It is now clear the Sikh community and the public at large was never meant to have known that a British Special Forces officer carried out a military mission in Amritsar, months before the Genocide of Sikh pilgrims in June 1984. The disturbing story that still to be told is the Indian establishment made lucrative trade and arms deals contingent on the UK implementing anti-Sikh measures.

The vocal minority Sikh community therefore faced and still face state discrimination on the one hand and racist and hate crime from right wing groups on other.

The Sikh Federation (UK) is considering how best to use the report from a political as well as legal perspective. When the report is released in the coming it is expected to include some explosive disclosures. For example, it will present evidence how a Sikh leader was deported from the UK in December 1984, who was then tortured and imprisoned for several years without trial or charge in India.

It may also call into question convictions of several Sikh activists in the UK in the 1980s when British intelligence are believed to have entrapped Sikhs using agent provocateurs that was claimed at the time by leading QC Michael Mansfield.

The number of Downing Street papers from the mid-1980s has fallen by 90% preventing proper scrutiny of a “divisive period” in British politics. Only 58 Downing Street papers from the 1986-88 period were released in December 2015 under the official 20-30 year rule system compared with around 500 papers released in every previous December since 2010.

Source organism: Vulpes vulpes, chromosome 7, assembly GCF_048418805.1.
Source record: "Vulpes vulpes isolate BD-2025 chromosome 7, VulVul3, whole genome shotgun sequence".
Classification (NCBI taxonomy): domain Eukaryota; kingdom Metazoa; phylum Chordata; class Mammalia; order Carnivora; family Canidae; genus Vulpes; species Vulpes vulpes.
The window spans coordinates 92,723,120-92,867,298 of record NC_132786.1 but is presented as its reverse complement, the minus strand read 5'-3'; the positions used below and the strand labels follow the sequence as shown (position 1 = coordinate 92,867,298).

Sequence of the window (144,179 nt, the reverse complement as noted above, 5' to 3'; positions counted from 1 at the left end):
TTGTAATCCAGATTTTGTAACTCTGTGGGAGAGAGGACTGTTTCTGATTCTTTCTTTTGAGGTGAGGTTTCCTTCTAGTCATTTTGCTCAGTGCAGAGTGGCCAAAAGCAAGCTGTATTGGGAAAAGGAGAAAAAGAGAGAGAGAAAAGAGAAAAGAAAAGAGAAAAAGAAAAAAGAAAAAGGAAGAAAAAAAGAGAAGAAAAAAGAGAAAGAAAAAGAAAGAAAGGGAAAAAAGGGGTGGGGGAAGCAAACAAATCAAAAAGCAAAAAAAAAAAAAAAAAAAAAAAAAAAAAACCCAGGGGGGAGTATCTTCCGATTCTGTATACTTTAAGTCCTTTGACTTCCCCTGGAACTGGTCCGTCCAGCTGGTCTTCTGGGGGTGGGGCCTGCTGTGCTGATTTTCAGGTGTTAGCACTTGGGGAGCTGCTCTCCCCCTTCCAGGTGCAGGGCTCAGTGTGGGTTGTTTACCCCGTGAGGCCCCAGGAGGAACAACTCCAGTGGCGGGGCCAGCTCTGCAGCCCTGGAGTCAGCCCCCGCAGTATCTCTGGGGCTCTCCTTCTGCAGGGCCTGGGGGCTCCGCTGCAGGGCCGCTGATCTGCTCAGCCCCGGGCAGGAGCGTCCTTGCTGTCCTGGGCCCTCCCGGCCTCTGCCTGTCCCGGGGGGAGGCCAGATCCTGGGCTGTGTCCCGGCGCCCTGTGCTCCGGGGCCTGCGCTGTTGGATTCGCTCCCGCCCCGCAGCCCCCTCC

The Foreign and Commonwealth Office (FCO) has a vast backlog of files (over half a million) and will fail to meet its declassification deadlines. FCO files on India (and many other countries) from 1983, 1984 and 1985 are still unavailable to the public, over thirty years later, and at a time when the government’s transparency agenda had introduced legislation that promised a streamlined “20 year rule”.

Andy Burnham said: “There are people today still campaigning for truth and justice relating to that divisive period in our country’s history. The actions of this government are putting yet more barriers in their way. There were a whole series of issues from the mid-1980s onwards that remain highly controversial and highly contested.”

The event will be held on Tuesday 9 February from 2pm in the Lords Committee Room 2 on the Lords Committee Corridor in the Palace of Westminster. Entry is via the main entrance to the Houses of Parliament and through Central Lobby.

Gurjeet Singh
National Press Secretary
Sikh Federation (UK) Federation UK
twitter @Sikhfeduk

Dawn – Safety of educational institutions

Syed Imtiaz Hussain Gilani

Monday, 8 February 2016. The good thing is that terrorists have shaken us out of our reverie. The bad thing is that, temporarily awakened, we flail bewilderedly in all directions, but conveniently miss the elephant in the room.

Consequently, when the hand-wringing ends, everyone has ‘strongly condemned the cowardly act’, fingers have been pointed, often in wrong directions, and prayers have been said for the dearly departed, martyred, we are back to our national somnolence.

The worst thing is that this nightmare is not going away soon; the ‘bad guys’ have declared war on us, clearly, unambiguously and resolutely, and we continue to grope for words to couch our confused response in. They are at ‘war’ with us, no doubt. And us? At war? No. At peace then? No. Somewhere in between?

The government must have a good reason to be ambivalent, but we, the people who are being killed and blamed for not taking care of our loved ones, are confused. We are a sturdy and resilient lot, and take life’s calamities bravely, but a little clarity will certainly boost our morale.

It is imperative that we take steps to better secure our children in educational institutions.

In any enterprise worth pursuing, animals and human beings go for the low-hanging fruit first. So it is with the terrorists’ propensity to attack educational institutions first before they go for the ‘hard’ targets.

They started with outlying schools, upping the ante by going for urban schools in guarded terrain and now have ‘graduated’ to hitting universities.